The fact that labeling occurs shouldn't discourage us from seeking counsel in our major life choices. Yet it should caution us to listen constructively to the counsel we receive. Just as we need people to point out our own blind spots and, as I like to say, to be "editors" in our life, we need to be good editors of the advice others give us. Here are some steps that can help us do this:

Get second opinions. Remember that counselors, professors--even we pastors--can be wrong. Scripture declares there is strength in a multitude of counselors (Prov 11:4, 15:22, 24:6). If someone's advice strongly challenges what you believe to be God's leading, don't feel bound to accept it. Find out what others think. God may be trying to strengthen your resolve to move ahead in the face of discouragement. In any big decision, God is likely to give you those who tell you to go for it and those who tell you to hold back. Make your choice only after getting counsel from a number of responsible people.

Be assertive. If you believe someone is judging you unfairly, tell that person so, courteously of course. God may bring you both to a deeper point of understanding. When Saul told David that he was too inexperienced to fight Goliath, David politely responded that because he had successfully fought fierce animals as a shepherd and had faith in God, he was confident he could defeat the giant. Saul wasn't offended by David's assertiveness but persuaded by it, and gave him permission to go ahead (1 Sam. 17:32-37).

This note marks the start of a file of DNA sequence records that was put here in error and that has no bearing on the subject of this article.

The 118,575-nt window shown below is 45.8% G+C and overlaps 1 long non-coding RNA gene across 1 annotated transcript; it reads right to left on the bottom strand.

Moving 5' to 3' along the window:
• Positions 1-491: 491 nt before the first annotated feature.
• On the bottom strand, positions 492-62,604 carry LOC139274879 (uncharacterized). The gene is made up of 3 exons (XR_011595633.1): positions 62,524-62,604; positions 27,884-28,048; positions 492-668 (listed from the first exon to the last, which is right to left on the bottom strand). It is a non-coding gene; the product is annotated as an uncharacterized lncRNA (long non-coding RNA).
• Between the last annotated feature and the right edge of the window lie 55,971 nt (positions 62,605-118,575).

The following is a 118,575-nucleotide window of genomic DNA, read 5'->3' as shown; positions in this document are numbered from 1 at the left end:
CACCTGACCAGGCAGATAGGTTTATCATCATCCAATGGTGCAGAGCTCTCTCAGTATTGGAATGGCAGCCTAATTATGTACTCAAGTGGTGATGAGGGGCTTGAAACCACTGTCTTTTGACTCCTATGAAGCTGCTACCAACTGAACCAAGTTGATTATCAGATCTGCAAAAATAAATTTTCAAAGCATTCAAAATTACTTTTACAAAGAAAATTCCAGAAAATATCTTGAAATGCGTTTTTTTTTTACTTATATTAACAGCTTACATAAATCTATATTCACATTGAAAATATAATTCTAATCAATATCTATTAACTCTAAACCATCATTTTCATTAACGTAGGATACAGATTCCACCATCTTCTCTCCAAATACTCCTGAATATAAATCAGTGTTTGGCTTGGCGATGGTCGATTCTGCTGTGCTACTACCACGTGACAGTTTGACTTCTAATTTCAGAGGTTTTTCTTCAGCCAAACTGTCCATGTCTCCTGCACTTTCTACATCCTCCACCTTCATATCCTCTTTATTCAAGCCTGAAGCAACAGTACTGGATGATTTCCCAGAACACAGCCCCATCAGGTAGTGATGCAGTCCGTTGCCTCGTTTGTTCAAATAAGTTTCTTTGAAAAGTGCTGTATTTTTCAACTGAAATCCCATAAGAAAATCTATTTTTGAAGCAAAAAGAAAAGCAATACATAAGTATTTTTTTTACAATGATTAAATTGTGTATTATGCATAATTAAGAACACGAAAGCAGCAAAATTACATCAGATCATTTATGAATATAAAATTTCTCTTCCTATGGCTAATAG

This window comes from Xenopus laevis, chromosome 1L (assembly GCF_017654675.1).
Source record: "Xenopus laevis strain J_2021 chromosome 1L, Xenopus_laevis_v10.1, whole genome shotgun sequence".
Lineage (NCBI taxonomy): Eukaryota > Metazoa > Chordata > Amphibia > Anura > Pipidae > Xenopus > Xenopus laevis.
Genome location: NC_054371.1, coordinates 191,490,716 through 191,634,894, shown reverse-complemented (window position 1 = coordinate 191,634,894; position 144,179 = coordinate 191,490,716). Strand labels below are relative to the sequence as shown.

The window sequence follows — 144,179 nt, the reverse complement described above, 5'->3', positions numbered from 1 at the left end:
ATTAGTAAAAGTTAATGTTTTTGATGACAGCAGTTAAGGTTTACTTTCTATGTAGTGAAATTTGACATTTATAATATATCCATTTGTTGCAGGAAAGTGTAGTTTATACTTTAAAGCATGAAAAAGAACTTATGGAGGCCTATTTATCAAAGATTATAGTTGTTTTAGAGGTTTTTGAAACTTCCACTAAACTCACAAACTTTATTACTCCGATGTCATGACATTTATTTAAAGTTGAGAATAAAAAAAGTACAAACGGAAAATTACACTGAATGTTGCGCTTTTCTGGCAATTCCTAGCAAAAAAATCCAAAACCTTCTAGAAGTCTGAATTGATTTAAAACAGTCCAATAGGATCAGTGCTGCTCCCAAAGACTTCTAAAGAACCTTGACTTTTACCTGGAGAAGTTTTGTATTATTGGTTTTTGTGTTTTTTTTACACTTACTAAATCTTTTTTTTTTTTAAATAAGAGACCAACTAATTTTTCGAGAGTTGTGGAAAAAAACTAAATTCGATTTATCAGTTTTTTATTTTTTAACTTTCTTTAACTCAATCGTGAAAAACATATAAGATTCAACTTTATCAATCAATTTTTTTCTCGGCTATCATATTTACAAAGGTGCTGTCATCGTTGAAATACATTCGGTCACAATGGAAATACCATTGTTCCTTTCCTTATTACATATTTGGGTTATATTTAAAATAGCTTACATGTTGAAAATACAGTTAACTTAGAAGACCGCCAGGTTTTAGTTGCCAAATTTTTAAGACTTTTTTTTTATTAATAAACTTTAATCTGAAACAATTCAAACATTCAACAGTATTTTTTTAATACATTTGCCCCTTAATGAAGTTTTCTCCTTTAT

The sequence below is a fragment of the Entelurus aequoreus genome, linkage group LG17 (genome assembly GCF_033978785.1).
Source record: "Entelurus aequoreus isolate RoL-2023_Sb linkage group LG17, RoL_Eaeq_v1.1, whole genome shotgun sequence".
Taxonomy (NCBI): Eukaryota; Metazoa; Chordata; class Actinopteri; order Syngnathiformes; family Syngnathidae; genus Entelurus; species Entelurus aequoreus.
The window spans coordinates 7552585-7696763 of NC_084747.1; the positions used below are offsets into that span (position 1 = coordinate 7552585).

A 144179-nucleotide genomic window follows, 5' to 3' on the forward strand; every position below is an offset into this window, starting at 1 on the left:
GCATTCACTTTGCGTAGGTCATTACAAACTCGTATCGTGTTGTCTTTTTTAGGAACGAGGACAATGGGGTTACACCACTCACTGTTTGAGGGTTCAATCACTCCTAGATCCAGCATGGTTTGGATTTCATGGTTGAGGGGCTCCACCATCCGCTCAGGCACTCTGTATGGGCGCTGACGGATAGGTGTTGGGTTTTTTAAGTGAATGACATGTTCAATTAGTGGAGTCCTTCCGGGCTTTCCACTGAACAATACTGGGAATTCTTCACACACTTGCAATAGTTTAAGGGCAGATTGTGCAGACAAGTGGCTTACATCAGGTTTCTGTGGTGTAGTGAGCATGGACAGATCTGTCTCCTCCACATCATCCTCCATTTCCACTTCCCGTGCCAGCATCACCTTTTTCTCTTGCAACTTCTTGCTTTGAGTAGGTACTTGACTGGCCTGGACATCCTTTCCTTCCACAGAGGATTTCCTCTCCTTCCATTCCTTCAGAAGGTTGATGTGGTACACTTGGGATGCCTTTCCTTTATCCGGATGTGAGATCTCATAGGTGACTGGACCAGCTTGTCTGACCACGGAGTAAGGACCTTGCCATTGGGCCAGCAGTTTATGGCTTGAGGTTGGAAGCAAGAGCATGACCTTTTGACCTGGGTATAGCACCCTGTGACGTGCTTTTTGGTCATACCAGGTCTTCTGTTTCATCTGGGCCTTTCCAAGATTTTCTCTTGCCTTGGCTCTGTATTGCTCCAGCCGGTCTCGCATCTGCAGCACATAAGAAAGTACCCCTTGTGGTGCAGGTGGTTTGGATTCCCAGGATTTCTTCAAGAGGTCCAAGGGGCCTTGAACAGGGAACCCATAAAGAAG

Strengthen your faith in Christ. When we look at the people in Scripture who were able to see beyond the labels others put on them, to the point of taking courageous steps of faith, they were always those who walked closely with God. Labeling is so common in so many of our work situations, for instance, that apart from Christ's help, we're likely to be adversely affected by it. Take time daily to be renewed in him.

Be involved with other Christians who are positive about you. It was through the encouragement of Christian friends who believed in me and wanted God's best for my life that I found the courage to do what I thought I couldn't--teach! Yes, Christians can label us as readily as anyone. Yet when Christian friends love us and see our life dynamically, they can be a powerful channel of God's wisdom and encouragement to us. Some of the most important help God gives us in understanding his will for our life comes through such people.

Take advantage of the best opportunities available to you for Christian friendship and fellowship. Believe that through your involvement with other Christians God will give you special help to peel away labels and discover how to best invest your life for Christ.